The first big hurdle has been taken by Google and Motorola Mobility. The European Union has given the green light for Google to proceed with its acquisition of Motorola Mobility. The EU will, however, monitor the deal and its outcome for potential patent abuse. Update: And there we go, the US DoJ has approved the deal as well. Update II: The just-linked DoJ report also approves the Nortel patent sale to Apple, Microsoft, and RIM. I’m hoping for lots of fireworks here so the patent system blows up in Google’s, Microsoft’s and Apple’s faces, so we can point and laugh about all the money they wasted.
The deal has been in the making for a while now, and the EU is the fist large regulatory body to give the official green light. “We have approved the acquisition […] because upon careful examination, this transaction does not itself raise competition issues,” EU competition commissioner Joaquin Almunia said in a statement.
However, the potential for patent abuse is here, especially regarding the FRAND (standards essential) patents. There’s the danger that Google will use FRAND patents in its defence against Apple’s and Microsoft’s aggressive patent trolling. While not every use of FRAND patents in lawsuits is anti-competitive (if valid FRAND licensing offers are denied, FRAND patent holders have the right to sue), this concern is still very much valid. The EU agrees.
“This merger decision should not and will not mean that we are not concerned by the possibility that, once Google is the owner of this portfolio, Google can abuse these patents, linking some patents with its Android devices. This is our worry,” Almunia said, “We might be obliged to open some cases in the future. This is not enough to block the merger but we will be vigilant.”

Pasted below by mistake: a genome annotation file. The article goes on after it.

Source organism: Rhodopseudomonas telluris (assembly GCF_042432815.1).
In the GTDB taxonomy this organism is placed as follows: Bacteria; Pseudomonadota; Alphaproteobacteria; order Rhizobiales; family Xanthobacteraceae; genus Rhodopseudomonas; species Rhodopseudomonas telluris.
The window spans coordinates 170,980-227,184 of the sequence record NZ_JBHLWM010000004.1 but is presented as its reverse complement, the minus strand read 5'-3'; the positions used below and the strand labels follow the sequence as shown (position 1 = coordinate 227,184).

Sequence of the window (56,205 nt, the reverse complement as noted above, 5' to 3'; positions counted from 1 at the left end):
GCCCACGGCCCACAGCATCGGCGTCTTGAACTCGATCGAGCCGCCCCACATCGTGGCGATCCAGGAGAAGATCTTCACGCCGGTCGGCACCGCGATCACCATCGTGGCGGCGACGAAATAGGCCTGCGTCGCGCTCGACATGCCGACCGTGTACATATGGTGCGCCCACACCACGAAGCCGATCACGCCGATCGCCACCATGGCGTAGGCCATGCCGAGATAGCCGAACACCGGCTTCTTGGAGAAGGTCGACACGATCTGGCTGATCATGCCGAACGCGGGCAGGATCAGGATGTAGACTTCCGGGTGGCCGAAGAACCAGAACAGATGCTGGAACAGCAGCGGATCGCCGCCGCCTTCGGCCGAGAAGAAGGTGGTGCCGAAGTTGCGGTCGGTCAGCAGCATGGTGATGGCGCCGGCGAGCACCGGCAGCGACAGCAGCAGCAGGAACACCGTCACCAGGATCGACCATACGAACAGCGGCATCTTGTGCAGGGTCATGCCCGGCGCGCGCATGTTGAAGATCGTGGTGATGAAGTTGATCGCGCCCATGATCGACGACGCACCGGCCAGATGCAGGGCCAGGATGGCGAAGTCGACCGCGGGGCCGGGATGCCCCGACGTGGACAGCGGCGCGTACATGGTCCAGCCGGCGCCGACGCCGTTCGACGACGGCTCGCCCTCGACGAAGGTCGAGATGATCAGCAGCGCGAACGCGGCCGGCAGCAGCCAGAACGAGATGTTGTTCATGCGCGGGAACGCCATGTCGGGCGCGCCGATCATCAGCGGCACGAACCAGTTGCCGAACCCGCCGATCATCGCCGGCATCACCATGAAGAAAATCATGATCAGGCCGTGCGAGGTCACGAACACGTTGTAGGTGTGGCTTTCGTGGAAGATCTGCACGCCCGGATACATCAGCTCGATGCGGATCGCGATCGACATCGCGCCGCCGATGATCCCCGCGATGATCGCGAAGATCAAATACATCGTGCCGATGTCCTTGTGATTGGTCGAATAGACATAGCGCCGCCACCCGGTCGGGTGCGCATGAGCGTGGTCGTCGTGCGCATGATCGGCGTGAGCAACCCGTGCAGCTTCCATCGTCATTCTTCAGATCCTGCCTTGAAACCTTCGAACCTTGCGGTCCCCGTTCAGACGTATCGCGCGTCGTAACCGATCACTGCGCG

While I personally believe Alumnia should be more concerned about software patent abuse (Apple) and mafia protection money schemes (Microsoft) and how these practices negatively affect the market and consumers, it’s still good know the EU is at least on top of this potential future abuse.
The acquisition is not complete yet – China, the US, and several others have to approve the deal too.
Why should regulatory bodies need to approve the merger, anyway? It should be no business of governments whether companies merge, collapse, or split, just in what they do with their market position. If Google goes completely mad with power after acquiring Motorola, then the governments of the countries they operate in should sanction them, but I don’t see the point in potentially blocking the acquisition.